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Determine whether the set is a vector space

  1. Oct 7, 2007 #1
    15. Determine wheter the set is a vector space.
    The set of all fifth-degree polynomials with the standard operations.
    1.u+v is in V
    6. cu is in V

    the back of my book says that axioms 1,4,5, and 6 fail. I dont know why 4,5,and 6 fail. Can anyone help me?
    Last edited: Oct 7, 2007
  2. jcsd
  3. Oct 7, 2007 #2
    hm..if it fails 1 and 6 shouldn't it also fail 7? o.o...Sorry I can't see a counterexample that 1/4/5/6 fails.

    say you have
    where a,b,...,l are arbitrary constants where at least 1 of a,b,...,f and g,h,...,l doesn't equal 0.


    you can write it them out and I think they do hold, or can you give 1 counter-example that proves it doesn't?
    Last edited: Oct 8, 2007
  4. Oct 8, 2007 #3

    matt grime

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    Oh boy is that too complicated. 4,5,6 simply fail because 0 is not a 5th degree polynomial, thus there is no 0 to add to u in 4, no 0 for u+(-u) to equal, and 0*u is not a 5th degree poly
  5. Oct 8, 2007 #4


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    Notice that the set of all polynomials with degree less than or equal to 5 is a vector space. But here, you must have polynomials of precisely degree 5. The "0" polynomial is not in that set.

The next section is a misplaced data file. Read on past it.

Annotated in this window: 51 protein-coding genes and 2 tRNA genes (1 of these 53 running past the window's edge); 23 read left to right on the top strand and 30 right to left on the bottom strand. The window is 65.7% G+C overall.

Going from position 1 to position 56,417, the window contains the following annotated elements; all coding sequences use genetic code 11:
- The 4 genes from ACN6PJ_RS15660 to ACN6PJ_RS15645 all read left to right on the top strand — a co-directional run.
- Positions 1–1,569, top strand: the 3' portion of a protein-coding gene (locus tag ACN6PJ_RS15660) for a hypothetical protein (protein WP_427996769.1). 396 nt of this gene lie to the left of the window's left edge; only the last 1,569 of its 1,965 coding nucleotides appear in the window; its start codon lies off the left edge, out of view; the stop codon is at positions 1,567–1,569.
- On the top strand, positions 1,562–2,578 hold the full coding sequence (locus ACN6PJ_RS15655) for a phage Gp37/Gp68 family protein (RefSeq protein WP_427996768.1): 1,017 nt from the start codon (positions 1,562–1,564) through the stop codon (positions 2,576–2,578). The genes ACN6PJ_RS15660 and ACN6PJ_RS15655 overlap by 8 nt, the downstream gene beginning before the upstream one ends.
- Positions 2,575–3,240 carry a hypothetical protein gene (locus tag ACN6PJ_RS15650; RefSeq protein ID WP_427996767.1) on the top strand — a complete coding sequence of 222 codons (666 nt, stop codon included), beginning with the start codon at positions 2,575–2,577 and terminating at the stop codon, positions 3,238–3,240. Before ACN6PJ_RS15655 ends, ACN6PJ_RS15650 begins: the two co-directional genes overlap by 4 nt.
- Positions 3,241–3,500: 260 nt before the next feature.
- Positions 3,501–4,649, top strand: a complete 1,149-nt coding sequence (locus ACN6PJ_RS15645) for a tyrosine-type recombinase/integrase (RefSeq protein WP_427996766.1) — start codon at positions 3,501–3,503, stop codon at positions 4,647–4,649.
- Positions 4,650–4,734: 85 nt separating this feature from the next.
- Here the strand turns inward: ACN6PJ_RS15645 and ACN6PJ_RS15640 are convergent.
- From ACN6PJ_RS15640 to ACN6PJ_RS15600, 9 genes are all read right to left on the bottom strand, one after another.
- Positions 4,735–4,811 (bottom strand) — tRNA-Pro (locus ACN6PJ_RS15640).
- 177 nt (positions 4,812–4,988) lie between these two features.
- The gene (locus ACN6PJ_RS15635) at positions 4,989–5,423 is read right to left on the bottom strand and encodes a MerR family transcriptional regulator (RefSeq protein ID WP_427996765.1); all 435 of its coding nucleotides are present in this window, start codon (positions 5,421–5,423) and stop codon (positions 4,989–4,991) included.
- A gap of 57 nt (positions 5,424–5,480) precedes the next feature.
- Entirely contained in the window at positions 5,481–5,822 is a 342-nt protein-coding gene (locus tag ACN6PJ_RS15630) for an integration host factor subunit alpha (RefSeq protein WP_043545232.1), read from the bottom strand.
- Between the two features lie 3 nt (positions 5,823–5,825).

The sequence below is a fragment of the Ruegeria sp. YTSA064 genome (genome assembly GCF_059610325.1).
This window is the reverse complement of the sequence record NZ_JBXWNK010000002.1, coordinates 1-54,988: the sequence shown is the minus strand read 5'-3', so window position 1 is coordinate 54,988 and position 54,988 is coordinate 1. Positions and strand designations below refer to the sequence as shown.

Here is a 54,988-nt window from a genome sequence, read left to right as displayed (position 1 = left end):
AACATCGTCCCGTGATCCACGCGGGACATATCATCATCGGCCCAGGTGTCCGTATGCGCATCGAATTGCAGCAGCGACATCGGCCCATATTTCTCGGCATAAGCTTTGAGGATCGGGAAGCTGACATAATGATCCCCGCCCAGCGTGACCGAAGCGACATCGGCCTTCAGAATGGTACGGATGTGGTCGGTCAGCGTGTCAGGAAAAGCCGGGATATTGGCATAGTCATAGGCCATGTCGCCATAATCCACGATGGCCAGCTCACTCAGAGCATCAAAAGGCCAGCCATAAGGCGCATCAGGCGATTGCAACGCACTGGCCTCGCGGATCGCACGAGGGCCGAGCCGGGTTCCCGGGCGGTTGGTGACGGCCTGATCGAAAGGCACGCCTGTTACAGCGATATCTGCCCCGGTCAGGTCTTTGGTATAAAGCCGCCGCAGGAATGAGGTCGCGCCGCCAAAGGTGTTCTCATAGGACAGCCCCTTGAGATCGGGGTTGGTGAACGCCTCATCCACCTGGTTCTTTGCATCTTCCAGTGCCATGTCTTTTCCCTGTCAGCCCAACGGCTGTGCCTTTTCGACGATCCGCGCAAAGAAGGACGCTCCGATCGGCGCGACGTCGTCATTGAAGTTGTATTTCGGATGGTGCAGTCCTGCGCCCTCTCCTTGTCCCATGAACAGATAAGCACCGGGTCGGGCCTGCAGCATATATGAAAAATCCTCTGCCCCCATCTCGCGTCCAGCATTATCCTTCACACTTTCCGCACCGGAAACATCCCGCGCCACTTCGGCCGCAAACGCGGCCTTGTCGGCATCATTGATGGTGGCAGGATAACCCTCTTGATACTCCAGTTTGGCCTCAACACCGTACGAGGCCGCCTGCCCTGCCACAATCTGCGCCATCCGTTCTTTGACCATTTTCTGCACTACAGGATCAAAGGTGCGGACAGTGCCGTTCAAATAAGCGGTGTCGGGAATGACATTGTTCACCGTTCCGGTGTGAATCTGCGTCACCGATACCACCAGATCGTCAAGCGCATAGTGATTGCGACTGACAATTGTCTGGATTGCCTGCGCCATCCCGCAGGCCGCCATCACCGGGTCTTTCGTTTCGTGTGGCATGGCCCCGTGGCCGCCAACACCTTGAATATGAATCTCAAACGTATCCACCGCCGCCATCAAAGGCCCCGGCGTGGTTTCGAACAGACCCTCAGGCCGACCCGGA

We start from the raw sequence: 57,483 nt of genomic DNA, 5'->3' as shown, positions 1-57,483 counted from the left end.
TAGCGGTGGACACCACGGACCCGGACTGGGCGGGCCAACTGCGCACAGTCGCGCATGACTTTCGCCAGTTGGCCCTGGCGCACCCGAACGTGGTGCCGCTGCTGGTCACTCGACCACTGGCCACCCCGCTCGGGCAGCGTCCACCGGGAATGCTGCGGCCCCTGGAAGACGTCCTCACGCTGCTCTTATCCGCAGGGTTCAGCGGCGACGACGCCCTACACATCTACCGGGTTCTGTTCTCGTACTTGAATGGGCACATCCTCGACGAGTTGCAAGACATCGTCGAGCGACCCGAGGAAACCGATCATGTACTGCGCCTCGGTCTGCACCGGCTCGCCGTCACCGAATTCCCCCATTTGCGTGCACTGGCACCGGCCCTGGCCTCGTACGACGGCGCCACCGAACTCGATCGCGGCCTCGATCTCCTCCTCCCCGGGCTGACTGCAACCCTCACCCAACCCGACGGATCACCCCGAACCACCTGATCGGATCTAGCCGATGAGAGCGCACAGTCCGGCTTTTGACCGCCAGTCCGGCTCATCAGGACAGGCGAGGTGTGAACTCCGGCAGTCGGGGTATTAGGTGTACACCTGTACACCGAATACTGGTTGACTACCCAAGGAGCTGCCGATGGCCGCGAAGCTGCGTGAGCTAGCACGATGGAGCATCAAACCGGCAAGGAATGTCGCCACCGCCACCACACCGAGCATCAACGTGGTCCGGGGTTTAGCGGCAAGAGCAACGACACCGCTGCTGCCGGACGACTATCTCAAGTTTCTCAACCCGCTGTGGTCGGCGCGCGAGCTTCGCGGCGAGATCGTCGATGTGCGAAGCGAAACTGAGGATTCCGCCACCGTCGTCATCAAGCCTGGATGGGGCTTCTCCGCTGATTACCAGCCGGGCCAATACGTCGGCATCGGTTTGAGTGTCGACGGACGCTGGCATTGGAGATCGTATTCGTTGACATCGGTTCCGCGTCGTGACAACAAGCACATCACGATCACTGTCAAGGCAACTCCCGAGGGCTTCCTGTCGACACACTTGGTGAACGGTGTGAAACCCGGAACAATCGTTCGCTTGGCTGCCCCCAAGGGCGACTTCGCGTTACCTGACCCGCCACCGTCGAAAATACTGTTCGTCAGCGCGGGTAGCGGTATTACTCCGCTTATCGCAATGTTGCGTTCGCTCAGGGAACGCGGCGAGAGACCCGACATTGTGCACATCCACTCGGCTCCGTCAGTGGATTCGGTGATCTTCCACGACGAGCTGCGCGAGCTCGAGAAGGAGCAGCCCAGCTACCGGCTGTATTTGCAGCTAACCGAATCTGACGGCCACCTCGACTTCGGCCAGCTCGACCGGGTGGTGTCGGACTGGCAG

6. Oct 8, 2007 #5
    to matts response:
    im still getting use to this abstract way of thinking and am not sure if this is stupid or not. For axiom 4 to pass, does the zero vector have to be a 5th degree polynomial? cant the zero vector just be 0? b/c lets say (x^5+x)+(0)=(x^5+x). Whats wrong with the way im approaching this?
  7. Oct 8, 2007 #6


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    Well, first of all, you wrote the axioms in such an unprecise manner, that some of them represent nothing. For example, axiom 4 sould be something like: "There exists 0 in V, such that for every x from V, 0 + x = x + 0 = x", etc, which means that merely by reading the axioms you can get the answers to your questions.

    You can't add a polynomial and a number. Of course 0 has to be a polynomial. And since it is not a polynomial of degree 4 (or whatever you defined the space to be, I don't remember right now), it fails to be in the vector space at all.
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